6 oz 70% cacao chocolate or unsweetened baking chocolate
1/2 cup unsalted butter
1/2 – 1 cup firmly packed dark brown sugar
1 tsp vanilla extract
2 large eggs

Pumpkin batter:
1 cup flour
1/2 tsp baking powder
1/4 tsp salt
1/2 cup white granulated sugar
1/2 tsp vanilla
2 eggs
3/4 – 1 cup pumpkin purée (instructions below)
1/4 cup unsalted butter, melted
1 tsp ground cinnamon
1/4 tsp freshly ground nutmeg
1/4 tsp ground cloves

Preheat oven to 350°F. Lightly grease a 9″ x 11″ baking pan. Using a double boiler (or two differently-sized pots), melt the butter and chocolate together. Remove from heat and allow to cool. In a medium bowl, mix the dry ingredients for the chocolate batter: flour, baking powder and salt. Set aside.

In another medium bowl, mix the dry ingredients for the pumpkin batter (flour, baking powder and salt in slightly different proportions). In a third bowl or standing mixer, beat together the 2 eggs and 1/2 cup of sugar for the pumpkin batter. Mix them for 3-5 minutes until fluffy. Add the vanilla and pumpkin and mix thoroughly. Add the melted butter and spices and blend well. Add the brown sugar and vanilla extract to the melted chocolate and blend well. Beat in the eggs and combine well.

Time to mix your wet and dry. For the chocolate batter, fold the dry ingredients into the chocolate mixture, stirring as little as possible but still blending completely. For the pumpkin batter, pour the dry ingredients into the wet and mix (use a stand up mixer if you have one) to combine thoroughly. Again, don’t overmix.

Pour half of the chocolate batter into your prepared pan. Layer half of the pumpkin batter on top of the chocolate. Repeat with the reaming two layers. Using a spatula, swirl the two batters together by inserting the tip all the way to the bottom of the pan and moving it through the batters in an S shape. Try to swirl the bottom layer up toward the top while continuing with the swirly, s-shaped motions. Bake for 30-35 minutes. Allow to cool in the pan.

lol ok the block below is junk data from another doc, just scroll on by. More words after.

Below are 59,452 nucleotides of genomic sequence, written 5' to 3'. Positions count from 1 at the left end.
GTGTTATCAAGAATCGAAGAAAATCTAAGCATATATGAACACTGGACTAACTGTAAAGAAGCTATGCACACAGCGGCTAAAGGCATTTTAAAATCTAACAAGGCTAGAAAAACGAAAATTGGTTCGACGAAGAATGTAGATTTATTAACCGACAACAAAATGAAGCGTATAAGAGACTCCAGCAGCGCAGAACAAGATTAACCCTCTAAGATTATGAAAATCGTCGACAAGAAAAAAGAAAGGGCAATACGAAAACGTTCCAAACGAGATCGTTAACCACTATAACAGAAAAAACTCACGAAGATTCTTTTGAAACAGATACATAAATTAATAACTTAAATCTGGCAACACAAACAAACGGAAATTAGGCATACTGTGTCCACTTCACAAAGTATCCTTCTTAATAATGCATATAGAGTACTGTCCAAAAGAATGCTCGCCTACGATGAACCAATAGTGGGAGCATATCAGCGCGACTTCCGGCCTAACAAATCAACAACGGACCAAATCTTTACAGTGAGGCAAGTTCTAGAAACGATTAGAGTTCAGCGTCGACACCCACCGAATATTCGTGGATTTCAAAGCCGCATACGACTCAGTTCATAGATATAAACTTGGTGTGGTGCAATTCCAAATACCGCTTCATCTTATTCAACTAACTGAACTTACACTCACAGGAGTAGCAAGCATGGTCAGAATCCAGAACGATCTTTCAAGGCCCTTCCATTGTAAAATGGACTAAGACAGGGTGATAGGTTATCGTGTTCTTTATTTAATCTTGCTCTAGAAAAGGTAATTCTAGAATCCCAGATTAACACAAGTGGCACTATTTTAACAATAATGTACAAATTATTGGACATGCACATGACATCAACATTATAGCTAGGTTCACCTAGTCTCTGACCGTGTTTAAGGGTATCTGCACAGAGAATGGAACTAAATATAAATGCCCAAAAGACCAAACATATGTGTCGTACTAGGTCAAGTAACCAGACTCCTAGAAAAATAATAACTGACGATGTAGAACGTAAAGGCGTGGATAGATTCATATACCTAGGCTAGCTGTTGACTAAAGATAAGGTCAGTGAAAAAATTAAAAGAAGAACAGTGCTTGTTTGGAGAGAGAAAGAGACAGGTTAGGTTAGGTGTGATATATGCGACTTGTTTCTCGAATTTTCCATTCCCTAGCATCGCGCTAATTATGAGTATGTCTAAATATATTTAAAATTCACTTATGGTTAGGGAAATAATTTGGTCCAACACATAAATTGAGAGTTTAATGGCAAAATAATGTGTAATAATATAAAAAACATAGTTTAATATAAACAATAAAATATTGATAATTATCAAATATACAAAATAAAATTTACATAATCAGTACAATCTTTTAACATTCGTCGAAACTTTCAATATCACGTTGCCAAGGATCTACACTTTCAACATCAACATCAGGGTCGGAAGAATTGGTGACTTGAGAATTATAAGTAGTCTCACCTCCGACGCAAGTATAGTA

First, find a big strong knife to cut your pumpkin in half. You can empty out the inside with a spoon, reserving the seeds in a bowl and composting the mushy stuff. Rinse the seeds a few times to remove traces of the squash, and drain in a colander.

Place the cleaned halves facing down on a roasting pan or cookie sheet with high edges. Pour about a quarter cup of water or so on the sheet. The water is just to keep the squash from sticking to the pan, and helps to steam it a bit. Put your pan of squash in a preheated 375°F oven, and leave it for about an hour. Check on it at the 45 minute mark – depending on the size and tenderness of your squash, it could be close to done – but if you have a tough one, it may only be halfway there. You should also check to see if the bottom of the squash is sticking to the pan – if it is, you may want to add some more water.

The squash is done when you can peel the thinnest layer of peel away from the flesh. It kind of puffs away from the flesh – you can tell when it’s at this stage because it bounces back if you poke it. Set aside the squash to cool a bit. Then remove the peel and place the flesh in a large bowl, and puree it with a stick blender. Or stick it in your food processor or blender. ou may have to add a bit of water to make it blend nicely, particularly with butternut or hubbard squash, which seem to be a bit denser than pumpkin.


Sprinkle some sea salt and a bit of oil on your reserved and drained seeds (and any other spices you like… celery salt, garlic powder, chili powder, Italian herb seasoning…) Give them a swirl to distribute the spices, lay them out on a cookie sheet, and put them in the oven for 15-20 minutes until they’re brown and fragrant. When they’re done, let them cool off and store in a plastic container or mason jar.

Updated from posts originally published in 2010, 20111 and 2012